To a Dead Lover

By Louise Bogan 1897–1970 Louise Bogan
The dark is thrown
Back from the brightness, like hair
Cast over a shoulder.
I am alone,

Four years older;
Like the chairs and the walls
Which I once watched brighten
With you beside me. I was to waken
Never like this, whatever came or was taken.

The stalk grows, the year beats on the wind.
Apples come, and the month for their fall.
The bark spreads, the roots tighten.
Though today be the last
Or tomorrow all,
You will not mind.

That I may not remember
Does not matter.
I shall not be with you again.
What we knew, even now
Must scatter
And be ruined, and blow
Like dust in the rain.

You have been dead a long season
And have less than desire
Who were lover with lover;
And I have life—that old reason
To wait for what comes,
To leave what is over.

Originally published in Poetry, August 1922.

Source: Poetry (August 1922).

MORE FROM THIS ISSUE

This poem originally appeared in the August 1922 issue of Poetry magazine

August 1922
  • Transit
    by Katherine Wisner McCluskey
  • Numbers
    by Elizabeth Madox Roberts
  • Elsa
    by Hilda Conkling
 Louise  Bogan

Biography

Louise Bogan has been called by some critics the most accomplished woman poet of the twentieth century. Her subtle, restrained style was partially influenced by writers such as Rilke and Henry James, and partially by the English metaphysical poets such as George HerbertJohn Donne, and Henry Vaughan, though she distanced herself from her intellectually rigorous, metaphysical contemporaries. Some critics have placed her in a . . .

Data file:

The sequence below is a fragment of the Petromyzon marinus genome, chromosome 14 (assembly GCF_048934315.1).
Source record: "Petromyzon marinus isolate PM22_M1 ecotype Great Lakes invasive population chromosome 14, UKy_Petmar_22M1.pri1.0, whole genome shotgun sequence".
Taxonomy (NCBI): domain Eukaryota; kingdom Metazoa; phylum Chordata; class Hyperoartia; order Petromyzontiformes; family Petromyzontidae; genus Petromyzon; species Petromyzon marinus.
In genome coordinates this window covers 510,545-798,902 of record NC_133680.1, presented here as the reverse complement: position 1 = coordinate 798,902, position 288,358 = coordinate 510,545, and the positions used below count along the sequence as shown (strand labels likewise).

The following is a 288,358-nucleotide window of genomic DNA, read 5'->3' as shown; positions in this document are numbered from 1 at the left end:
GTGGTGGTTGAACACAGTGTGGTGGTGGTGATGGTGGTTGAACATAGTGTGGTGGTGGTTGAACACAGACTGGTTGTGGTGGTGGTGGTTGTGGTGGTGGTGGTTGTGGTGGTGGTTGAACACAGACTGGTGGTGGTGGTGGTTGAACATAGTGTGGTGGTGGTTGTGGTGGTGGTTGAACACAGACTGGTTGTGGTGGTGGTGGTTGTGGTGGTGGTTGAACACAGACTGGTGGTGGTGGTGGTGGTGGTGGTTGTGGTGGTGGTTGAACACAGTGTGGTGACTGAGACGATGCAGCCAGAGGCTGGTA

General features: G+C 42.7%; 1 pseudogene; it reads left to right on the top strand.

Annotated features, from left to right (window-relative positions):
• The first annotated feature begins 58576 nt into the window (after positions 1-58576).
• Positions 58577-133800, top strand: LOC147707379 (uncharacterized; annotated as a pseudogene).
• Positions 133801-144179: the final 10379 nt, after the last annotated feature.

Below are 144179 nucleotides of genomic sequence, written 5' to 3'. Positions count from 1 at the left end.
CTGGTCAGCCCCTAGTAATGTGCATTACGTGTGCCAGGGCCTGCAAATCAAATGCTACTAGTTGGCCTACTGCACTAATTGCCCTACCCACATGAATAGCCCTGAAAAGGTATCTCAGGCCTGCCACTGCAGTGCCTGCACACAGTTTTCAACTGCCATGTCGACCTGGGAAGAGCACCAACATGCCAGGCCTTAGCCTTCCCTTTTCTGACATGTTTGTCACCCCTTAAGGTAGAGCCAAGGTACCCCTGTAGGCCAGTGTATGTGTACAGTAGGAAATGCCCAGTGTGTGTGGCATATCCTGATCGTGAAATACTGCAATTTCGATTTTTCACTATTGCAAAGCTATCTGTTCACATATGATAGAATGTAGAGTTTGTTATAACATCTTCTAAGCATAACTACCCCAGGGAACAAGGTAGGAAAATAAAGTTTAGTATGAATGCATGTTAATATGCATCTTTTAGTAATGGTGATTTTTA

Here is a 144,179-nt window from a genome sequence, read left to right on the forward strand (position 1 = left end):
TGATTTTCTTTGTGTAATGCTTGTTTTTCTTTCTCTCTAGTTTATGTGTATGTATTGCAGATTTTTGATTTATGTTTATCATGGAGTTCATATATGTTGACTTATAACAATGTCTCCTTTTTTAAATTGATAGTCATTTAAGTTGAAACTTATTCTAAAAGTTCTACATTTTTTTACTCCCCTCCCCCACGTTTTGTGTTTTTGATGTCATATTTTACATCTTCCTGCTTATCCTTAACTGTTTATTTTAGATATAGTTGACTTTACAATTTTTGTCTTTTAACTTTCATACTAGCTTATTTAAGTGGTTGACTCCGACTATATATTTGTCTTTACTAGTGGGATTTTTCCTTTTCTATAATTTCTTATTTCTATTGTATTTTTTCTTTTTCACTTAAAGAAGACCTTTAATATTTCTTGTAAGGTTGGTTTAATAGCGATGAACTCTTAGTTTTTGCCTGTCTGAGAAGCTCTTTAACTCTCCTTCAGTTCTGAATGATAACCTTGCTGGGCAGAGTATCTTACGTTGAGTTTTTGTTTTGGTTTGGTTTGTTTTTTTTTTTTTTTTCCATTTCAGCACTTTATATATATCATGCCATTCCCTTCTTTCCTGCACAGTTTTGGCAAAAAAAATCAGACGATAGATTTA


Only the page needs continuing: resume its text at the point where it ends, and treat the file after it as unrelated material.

Continue reading this biography

Poem Categorization

SUBJECT Time & Brevity, Relationships, Living, Sorrow & Grieving, Love, Death, Separation & Divorce, Heartache & Loss

POET’S REGION U.S., Mid-Atlantic

SCHOOL / PERIOD Modern

Poetic Terms Rhymed Stanza

Report a problem with this poem


Your results will be limited to content that appeared in Poetry magazine.

Search Every Issue of Poetry

Originally appeared in Poetry magazine.

This poem has learning resources.

This poem is good for children.

This poem has related video.

This poem has related audio.